As of mid-third quarter 2021, these were the top savings account rates in the America’s Best Rates Survey. Instead of the usual top ten, twelve accounts are shown because there was a five-way tie for eighth place:

Bank

Savings account rate

1st place

Axos Bank

0.61%

2nd place

SFGI Direct

0.51%

3rd place (tie)

Ally Bank

0.50%

3rd place (tie)

iGOBanking

0.50%

3rd place (tie)

Marcus by Goldman Sachs

0.50%

3rd place (tie)

Synchrony Bank

0.50%

3rd place (tie)

TIAA Bank

0.50%

8th place (tie)

American Express National Bank

0.40%

8th place (tie)

Barclays

0.40%

8th place (tie)

Capital One

0.40%

8th place (tie)

CIT Bank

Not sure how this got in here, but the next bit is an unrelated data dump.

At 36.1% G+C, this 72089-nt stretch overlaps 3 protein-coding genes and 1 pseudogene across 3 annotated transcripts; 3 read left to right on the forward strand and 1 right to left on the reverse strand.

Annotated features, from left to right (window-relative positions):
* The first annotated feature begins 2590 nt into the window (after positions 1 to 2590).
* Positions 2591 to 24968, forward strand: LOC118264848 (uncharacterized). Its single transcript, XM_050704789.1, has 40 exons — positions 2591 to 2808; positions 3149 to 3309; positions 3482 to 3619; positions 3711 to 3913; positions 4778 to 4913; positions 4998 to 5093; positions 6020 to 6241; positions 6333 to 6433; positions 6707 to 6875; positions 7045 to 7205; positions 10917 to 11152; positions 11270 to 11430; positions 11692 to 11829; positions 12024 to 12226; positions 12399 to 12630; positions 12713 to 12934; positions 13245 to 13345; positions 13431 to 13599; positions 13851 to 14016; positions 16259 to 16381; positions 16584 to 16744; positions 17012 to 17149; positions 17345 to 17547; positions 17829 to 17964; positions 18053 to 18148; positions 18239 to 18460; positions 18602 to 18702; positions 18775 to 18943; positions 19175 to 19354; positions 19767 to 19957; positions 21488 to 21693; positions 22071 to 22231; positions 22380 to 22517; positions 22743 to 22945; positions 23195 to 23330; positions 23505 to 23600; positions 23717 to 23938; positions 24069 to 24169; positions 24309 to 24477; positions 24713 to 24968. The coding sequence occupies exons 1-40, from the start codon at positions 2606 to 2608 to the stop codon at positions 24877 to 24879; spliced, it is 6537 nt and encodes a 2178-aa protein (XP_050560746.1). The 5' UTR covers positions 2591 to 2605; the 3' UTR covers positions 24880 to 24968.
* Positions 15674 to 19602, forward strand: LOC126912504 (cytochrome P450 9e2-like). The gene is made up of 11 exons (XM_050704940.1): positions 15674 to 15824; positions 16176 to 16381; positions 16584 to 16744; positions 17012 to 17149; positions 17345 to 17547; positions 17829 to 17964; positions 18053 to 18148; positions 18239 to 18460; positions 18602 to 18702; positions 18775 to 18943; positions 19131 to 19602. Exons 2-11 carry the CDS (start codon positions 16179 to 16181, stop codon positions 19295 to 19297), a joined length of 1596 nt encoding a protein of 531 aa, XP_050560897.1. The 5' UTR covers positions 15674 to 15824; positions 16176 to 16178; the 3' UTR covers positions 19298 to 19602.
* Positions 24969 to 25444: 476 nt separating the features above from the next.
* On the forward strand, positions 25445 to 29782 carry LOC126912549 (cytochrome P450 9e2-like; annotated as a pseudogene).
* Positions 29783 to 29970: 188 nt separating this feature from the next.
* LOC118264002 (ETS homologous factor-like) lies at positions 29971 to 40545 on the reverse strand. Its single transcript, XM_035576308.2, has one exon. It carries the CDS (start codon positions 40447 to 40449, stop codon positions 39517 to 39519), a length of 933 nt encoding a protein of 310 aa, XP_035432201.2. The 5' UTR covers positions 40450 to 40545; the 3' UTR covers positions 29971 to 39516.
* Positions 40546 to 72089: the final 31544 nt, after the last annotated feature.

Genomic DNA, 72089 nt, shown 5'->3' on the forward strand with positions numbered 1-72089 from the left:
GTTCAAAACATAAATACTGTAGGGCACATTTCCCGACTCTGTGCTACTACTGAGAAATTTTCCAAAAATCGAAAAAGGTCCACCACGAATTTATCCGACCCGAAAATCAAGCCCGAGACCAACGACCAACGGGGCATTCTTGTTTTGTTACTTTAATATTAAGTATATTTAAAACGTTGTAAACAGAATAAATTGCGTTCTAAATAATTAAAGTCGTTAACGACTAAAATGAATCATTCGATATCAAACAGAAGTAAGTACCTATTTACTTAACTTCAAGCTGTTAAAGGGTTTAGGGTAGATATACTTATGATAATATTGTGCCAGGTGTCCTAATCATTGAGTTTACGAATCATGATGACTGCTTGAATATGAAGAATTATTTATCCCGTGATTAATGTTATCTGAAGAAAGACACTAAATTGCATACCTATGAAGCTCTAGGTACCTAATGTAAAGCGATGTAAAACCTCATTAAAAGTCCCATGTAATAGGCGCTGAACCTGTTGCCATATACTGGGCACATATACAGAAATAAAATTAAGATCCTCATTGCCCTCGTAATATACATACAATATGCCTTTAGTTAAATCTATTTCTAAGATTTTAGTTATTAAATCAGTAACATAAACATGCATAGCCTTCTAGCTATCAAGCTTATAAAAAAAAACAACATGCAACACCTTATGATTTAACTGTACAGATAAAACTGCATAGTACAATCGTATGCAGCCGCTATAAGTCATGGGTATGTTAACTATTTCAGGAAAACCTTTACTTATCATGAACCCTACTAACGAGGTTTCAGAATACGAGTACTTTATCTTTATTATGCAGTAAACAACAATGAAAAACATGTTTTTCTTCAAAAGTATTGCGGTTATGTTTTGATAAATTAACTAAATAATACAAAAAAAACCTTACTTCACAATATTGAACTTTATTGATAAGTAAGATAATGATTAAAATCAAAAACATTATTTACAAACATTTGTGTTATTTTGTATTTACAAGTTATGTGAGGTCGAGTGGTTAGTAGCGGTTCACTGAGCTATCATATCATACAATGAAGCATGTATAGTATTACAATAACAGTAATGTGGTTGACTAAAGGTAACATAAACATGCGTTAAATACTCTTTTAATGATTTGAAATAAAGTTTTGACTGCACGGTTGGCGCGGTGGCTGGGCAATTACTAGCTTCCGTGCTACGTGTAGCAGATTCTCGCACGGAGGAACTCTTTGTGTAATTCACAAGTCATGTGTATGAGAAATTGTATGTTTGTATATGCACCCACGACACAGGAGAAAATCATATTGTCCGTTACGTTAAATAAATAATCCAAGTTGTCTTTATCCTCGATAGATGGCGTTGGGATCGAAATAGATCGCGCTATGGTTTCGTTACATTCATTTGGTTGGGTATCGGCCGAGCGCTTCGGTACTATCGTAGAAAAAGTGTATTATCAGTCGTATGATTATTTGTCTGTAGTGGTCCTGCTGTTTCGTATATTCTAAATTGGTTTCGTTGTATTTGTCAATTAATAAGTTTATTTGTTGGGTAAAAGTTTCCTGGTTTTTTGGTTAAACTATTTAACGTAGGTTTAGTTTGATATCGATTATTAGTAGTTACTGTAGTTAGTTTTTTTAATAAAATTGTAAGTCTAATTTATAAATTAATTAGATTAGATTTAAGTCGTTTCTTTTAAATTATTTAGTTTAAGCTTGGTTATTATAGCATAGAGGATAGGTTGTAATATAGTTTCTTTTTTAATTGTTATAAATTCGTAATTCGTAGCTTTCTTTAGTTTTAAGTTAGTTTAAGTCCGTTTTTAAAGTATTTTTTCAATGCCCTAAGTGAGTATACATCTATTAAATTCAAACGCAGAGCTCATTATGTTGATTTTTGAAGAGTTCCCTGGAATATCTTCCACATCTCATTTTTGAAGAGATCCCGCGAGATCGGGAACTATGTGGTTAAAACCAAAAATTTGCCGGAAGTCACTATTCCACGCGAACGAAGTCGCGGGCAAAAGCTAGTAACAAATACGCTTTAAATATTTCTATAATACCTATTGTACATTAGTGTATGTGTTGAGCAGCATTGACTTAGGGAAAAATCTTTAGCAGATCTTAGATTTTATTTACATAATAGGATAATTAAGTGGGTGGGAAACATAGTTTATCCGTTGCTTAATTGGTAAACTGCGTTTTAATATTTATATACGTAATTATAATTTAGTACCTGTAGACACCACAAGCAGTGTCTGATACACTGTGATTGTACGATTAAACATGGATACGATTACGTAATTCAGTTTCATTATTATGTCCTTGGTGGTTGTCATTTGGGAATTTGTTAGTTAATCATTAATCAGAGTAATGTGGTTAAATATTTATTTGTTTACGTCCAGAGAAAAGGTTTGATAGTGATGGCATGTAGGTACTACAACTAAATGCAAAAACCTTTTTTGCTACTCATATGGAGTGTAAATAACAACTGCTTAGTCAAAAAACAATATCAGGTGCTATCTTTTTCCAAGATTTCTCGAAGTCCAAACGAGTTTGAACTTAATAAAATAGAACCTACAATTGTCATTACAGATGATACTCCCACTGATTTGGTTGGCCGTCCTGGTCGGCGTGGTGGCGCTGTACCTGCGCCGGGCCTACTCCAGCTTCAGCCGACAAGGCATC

0.40%

8th place (tie)

Discover Bank

0.40%

Average savings account rate: 0.104%

Savings account rates have been falling steadily since peaking in the first quarter of 2019. The average savings account rate is now just 0.104%.

However, not all savings account rates fall at the same speed or to the same degree. As the above table shows, consumers have several opportunities to do significantly better. Some of the top savings account rates are 0.50% or better.

Especially with savings account rates falling to near zero and inflation on the rise, it really pays to shop around.

Average online savings account rate: 0.319%

When you shop for savings account rates, you’ll improve your chances of doing better if you shop online.

The average online savings account rate of 0.319% is more than nine times the average rate of 0.034% for traditional, branch-based accounts.